Deploy a method like 21s strategically. Like all training styles, there is a point of diminishing returns. Using it in one-off fashion when you’re strapped for time, as an intense finisher, or periodized into a grander program are great ways to maximize its effectiveness.
Strapped for Time
If you’ve only got so much time to get a great workout, lining up a series of 21s might be the best option. Using two to three sets of the 21s workout method on a few exercises could be a highly time effective way to blast through an uncharacteristically short workout. Instead of planning for a few exercises per muscle group, plan on a few excruciating sets.
The beauty of the 21s workout method is that it can be part of nearly any workout as a brutal finisher. The accumulation of repetitions over the course of the set acts to intensify your effort in rapid fashion. This helps you reach true muscular failure in short order. Knock out a round of 21s to finish off your arms to test this theory.
One of the smartest ways to employ something like the 21s workout method is to strategically weave it into a periodized training program. Most programs will employ greater levels of volume, intensity, or both over time.
One way you can cap a periodized program is by employing 21s as a finisher deep into the latter weeks of your program. This way, it can serve as one last ditch effort to maximize your results before transitioning to a new routine.
Get to Growing
If you’ve ever wanted to know what it’s like to put an inch on your arms in one workout – try the 21s workout method. The pump you experience after a good round of 21s will make you feel like you’ve gained an inch of muscle in about five minutes. This incredibly versatile and easy to perform training method can be what reignites the intensity of your program – unlocking your stagnant growth along with it. Throw some 21s into your next workout, once you try it you’ll definitely be hooked.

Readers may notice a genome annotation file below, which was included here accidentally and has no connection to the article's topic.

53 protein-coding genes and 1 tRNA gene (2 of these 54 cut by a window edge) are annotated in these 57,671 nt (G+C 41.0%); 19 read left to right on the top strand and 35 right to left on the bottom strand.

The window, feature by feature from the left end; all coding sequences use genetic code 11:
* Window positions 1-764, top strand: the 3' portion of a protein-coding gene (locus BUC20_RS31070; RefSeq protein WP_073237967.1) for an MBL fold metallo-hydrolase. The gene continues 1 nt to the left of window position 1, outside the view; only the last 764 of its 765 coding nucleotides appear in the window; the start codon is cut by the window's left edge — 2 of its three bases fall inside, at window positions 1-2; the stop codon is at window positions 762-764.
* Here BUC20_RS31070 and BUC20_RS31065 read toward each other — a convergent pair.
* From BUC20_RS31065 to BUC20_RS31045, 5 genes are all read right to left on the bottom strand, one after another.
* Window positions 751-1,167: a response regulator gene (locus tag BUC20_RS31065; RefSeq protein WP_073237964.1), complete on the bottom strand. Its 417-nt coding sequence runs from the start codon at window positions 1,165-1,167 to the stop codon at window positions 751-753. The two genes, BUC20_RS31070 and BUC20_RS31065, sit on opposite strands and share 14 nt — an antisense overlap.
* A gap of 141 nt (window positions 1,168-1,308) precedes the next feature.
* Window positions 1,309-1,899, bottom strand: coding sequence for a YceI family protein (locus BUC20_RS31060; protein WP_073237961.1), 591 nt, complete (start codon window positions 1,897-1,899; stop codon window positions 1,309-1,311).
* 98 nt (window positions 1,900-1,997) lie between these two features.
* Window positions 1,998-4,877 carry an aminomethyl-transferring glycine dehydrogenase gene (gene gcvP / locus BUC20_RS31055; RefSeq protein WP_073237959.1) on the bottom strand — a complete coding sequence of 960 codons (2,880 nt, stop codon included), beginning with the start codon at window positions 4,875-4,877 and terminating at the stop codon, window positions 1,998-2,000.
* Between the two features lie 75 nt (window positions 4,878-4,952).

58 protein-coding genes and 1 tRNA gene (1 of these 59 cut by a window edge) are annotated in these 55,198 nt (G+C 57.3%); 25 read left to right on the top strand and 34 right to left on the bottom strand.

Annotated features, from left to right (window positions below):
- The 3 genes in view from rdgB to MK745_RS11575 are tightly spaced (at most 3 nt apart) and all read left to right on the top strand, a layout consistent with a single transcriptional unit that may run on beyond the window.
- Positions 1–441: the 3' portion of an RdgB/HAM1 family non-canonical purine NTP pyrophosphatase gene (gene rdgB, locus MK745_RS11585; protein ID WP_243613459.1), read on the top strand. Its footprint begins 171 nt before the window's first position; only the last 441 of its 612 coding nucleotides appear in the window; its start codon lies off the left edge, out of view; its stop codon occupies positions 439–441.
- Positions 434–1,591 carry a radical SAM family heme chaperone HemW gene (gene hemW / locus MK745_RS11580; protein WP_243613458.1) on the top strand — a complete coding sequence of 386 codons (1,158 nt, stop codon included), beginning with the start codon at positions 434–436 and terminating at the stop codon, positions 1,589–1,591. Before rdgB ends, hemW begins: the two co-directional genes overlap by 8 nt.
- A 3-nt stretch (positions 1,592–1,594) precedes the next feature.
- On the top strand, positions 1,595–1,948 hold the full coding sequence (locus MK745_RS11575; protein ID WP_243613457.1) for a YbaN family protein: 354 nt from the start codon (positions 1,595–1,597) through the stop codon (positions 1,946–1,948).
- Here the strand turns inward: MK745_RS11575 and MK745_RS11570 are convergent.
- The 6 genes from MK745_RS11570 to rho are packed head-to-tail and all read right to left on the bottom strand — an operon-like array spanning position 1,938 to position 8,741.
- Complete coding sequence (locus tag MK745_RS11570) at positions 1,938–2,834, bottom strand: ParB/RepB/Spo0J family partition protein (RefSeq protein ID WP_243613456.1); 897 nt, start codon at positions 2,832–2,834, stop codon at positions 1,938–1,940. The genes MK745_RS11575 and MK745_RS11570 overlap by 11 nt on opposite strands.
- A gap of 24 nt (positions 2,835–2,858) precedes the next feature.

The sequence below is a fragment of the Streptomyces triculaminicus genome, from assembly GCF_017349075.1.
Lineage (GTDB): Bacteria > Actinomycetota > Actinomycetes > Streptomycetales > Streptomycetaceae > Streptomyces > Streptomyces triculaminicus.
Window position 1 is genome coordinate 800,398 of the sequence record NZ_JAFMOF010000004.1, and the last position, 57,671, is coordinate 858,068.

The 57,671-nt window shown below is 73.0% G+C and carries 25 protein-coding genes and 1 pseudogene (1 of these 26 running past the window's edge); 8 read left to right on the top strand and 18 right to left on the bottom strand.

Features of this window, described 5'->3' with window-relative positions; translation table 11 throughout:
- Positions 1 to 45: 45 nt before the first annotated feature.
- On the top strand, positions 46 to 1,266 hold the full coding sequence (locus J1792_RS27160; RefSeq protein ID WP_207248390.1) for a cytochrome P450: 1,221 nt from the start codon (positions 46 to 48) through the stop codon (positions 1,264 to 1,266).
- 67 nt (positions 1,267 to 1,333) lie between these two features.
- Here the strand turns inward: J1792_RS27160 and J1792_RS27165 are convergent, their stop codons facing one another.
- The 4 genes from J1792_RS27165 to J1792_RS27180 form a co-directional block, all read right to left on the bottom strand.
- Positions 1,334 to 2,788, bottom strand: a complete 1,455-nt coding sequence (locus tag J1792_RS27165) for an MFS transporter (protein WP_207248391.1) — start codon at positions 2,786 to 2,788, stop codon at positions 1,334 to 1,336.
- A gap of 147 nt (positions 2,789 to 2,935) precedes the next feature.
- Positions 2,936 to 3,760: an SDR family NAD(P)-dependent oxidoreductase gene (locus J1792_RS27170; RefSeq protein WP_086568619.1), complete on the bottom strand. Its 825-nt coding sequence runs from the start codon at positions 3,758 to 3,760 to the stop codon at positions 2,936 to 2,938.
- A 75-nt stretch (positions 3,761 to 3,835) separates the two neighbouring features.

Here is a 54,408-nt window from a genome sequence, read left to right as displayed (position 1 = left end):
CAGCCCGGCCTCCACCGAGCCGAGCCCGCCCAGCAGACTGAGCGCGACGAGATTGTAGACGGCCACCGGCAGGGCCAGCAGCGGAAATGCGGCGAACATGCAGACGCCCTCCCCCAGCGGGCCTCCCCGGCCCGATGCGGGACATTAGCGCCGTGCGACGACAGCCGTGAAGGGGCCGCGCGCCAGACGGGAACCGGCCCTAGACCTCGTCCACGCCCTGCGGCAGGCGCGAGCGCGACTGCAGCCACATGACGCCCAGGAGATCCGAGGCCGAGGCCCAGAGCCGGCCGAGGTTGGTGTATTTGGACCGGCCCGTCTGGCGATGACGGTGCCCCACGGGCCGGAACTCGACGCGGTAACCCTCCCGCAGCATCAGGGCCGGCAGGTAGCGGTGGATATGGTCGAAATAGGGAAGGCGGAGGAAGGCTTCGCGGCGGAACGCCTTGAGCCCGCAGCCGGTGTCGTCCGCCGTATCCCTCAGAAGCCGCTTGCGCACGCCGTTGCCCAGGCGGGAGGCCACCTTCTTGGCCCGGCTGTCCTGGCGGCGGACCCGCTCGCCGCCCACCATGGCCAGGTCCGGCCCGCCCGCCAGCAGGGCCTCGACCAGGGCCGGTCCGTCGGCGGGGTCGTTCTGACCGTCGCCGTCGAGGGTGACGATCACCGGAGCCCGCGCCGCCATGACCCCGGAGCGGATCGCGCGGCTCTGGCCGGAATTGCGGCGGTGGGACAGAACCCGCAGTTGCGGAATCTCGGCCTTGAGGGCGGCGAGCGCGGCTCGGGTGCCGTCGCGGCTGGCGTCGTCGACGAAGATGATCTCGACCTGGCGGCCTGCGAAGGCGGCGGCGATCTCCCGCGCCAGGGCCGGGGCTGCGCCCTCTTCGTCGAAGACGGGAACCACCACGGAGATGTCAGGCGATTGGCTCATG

Still got questions about 21s? We’ve got answers.
How often should I use the 21s workout method?
The 21s workout method is something that is best used sparingly as a finisher or strategically to cap an entire training program. Your body will adapt to how you train eventually, so even intensifiers like 21s will slowly experience diminishing returns. Weave them into your program for a few sessions every two to three months to keep them as effective as possible.
What exercises should I avoid for the 21s workout method?
Exercises that require a lot of technique, bracing, or are heavily loaded should be avoided with this method. The key to a good set of 21s is not having to stop during the set. Certain implements like barbells are harder to employ 21s with because your ability to brace or control the barbell may limit your ability to take your desired muscle to failure. If your core gives out before your arms or legs, you might end up spinning your tires and even risking injury.
How long should I rest?
You want to complete all 21 repetitions without resting. Afterwards you can rest anywhere from 60 to 90 seconds — or longer — to allow your muscles to recover. If you find yourself struggling to complete each range of motion, either rest more between each set or reduce the load.
- Carvalho, L., Junior, R. M., Barreira, J., Schoenfeld, B. J., Orazem, J., & Barroso, R. (2022). Muscle hypertrophy and strength gains after resistance training with different volume-matched loads: a systematic review and meta-analysis. Applied physiology, nutrition, and metabolism = Physiologie appliquee, nutrition et metabolisme, 47(4), 357–368.
- Schoenfeld, B. J., & Grgic, J. (2020). Effects of range of motion on muscle development during resistance training interventions: A systematic review. SAGE open medicine, 8, 2050312120901559.
- Schoenfeld B. J. (2010). The mechanisms of muscle hypertrophy and their application to resistance training. Journal of strength and conditioning research, 24(10), 2857–2872.
- Newmire, D. E., & Willoughby, D. S. (2018). Partial Compared with Full Range of Motion Resistance Training for Muscle Hypertrophy: A Brief Review and an Identification of Potential Mechanisms. Journal of strength and conditioning research, 32(9), 2652–2664.